Working without a camera, Chargesheimer applied and manipulated photographic chemistry directly on the surface of photosensitive paper to create captivating abstract works that are the result of physical gesture and chemical reaction. Each resulting chemigram is unique.
These objects, which include elements of both painting and photography, have a correlation to the evolution of abstract painting of the time which had begun to expand beyond the surface of the canvas and to emphasize the physicality of painting. Though Chargesheimer's chemigrams are flat, their variety of visual textures and detail bear a similar tactility to the painting of his era, and yet they also possess a luminosity that feels particularly photographic.
Chargesheimer was always a bit of a contrarian, often flaunting expectations or accepted norms in art. According to his friend and early champion Gerd Sander, if you asked Chargesheimer if he was an artist, he would deny it. Yet, Chargesheimer was a photographer, painter, sculptor, set designer, graphic designer, exhibition designer, and one-time opera director. According to L. F. Gruber, "...he was fundamentally a most sensitive heart which gladly hid behind aggressive overstatement." It was this sensitive heart that infused his work with emotional resonance. The chemigrams are not simply experiments with chemistry or achievements of bravado, they are expressions of the inner self, full of turmoil, fear, wonder, and hope. Some seem to embody totems or artifacts of a mystic origin while others seem to reference an unknown language. Regardless of what references one might see in the work, they embody the complexity of Chargesheimer's psyche.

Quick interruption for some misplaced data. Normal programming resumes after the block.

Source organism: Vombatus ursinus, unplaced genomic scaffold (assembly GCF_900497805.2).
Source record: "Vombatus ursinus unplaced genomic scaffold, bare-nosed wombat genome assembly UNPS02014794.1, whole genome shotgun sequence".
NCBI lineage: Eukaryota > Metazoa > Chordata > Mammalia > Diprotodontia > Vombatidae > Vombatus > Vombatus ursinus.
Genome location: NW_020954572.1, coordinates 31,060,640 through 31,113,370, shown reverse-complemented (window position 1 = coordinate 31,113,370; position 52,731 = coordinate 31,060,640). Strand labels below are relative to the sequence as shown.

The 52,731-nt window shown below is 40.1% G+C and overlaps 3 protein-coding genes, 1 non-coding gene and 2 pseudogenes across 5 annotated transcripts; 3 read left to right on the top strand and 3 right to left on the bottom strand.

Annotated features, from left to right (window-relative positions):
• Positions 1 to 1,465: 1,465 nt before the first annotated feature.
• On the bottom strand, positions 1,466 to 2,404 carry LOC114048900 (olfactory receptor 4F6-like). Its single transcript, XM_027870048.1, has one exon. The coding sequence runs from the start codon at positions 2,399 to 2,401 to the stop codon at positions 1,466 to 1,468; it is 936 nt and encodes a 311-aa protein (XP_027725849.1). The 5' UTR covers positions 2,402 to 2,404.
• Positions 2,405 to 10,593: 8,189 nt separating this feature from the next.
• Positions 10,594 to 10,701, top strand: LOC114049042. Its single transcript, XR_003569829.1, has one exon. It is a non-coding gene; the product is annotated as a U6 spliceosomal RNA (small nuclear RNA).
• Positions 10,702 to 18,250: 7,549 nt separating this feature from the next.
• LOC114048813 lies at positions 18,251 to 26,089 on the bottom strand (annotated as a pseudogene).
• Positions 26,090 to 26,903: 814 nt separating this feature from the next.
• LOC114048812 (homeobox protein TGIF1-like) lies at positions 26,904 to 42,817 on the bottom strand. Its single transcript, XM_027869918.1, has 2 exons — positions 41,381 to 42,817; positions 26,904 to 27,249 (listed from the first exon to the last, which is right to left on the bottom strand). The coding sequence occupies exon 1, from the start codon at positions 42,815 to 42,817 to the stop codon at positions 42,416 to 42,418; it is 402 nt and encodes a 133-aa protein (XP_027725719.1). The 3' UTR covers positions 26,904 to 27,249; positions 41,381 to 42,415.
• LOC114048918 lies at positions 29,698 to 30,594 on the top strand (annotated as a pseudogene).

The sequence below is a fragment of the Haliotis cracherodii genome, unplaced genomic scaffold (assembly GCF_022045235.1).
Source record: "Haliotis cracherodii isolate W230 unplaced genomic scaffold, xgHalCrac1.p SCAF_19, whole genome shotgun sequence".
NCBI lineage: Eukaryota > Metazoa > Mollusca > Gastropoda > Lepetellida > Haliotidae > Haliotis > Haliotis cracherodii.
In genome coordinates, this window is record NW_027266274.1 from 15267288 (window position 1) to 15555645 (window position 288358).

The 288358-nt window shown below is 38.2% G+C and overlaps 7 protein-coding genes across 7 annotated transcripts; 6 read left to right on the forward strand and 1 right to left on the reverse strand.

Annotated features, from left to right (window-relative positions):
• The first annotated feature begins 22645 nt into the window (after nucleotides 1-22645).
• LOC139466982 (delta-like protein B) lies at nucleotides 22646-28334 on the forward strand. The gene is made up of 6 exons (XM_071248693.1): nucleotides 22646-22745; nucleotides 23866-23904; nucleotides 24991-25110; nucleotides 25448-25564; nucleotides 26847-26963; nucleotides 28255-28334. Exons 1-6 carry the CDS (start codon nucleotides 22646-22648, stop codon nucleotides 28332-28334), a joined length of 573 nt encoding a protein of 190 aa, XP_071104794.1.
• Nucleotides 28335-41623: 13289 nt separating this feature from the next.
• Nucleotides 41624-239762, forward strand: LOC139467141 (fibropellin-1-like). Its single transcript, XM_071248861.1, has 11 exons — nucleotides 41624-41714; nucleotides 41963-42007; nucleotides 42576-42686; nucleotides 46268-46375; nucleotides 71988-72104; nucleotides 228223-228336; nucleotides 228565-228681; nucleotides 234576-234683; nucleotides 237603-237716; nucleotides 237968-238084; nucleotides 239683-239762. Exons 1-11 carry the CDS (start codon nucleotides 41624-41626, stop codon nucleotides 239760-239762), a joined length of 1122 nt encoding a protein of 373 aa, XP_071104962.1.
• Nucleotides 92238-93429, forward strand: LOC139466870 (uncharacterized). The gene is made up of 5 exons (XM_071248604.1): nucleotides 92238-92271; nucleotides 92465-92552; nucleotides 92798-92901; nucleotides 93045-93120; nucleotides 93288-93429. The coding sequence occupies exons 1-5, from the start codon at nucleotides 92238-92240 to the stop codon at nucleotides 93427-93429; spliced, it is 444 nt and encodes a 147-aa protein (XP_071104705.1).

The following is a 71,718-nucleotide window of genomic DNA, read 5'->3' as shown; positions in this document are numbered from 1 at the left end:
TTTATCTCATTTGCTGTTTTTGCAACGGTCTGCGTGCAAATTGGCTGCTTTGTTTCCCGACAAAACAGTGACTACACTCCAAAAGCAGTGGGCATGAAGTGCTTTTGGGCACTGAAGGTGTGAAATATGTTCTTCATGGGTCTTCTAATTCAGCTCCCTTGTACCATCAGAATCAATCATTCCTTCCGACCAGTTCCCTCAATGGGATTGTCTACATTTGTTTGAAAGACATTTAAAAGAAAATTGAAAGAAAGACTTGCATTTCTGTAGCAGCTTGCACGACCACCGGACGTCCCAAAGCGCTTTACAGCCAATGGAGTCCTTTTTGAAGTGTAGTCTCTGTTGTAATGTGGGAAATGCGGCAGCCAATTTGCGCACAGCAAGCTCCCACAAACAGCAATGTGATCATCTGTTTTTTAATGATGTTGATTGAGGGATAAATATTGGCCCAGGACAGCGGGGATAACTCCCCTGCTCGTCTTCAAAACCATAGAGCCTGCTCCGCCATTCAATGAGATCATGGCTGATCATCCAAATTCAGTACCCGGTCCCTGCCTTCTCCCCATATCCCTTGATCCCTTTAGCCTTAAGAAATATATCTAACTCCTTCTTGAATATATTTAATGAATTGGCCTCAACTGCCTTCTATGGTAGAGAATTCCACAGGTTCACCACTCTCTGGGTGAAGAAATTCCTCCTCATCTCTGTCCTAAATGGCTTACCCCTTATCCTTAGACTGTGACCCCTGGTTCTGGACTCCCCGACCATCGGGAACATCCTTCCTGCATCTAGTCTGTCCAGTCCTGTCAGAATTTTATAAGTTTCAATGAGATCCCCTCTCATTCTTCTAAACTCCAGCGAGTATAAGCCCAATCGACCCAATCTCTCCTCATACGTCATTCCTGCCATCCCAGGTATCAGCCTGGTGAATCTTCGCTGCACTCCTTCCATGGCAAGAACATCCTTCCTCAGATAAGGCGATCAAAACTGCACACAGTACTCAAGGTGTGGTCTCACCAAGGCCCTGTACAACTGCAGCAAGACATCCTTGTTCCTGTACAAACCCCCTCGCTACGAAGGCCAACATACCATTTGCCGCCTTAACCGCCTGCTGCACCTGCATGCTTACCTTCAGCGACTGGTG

Chargesheimer was born Karl Hargesheimer in 1924 in Cologne where he lived most of his life. His study of photography and graphic design at university were cut short with the outbreak of WWII. He was opposed to the War and successfully avoided military service. In 1948 he joined a professional artists' union and he changed his name to Chargesheimer, a contraction of his given name.
Chargesheimer photographed post-war Cologne extensively, creating numerous books. His images of the city, its people, and portraits of significant figures, are both expressively dynamic works of art and historic documents of post-war Germany. As early as the late 1940s, Chargesheimer began to explore abstraction in photography with photograms and montages and by the late 1950s chemigrams. In 1961 he made an edition of 25 deluxe books, each containing 10 matted and bound chemigrams. A copy from this edition is available at the gallery for consideration alongside the seven chemigrams.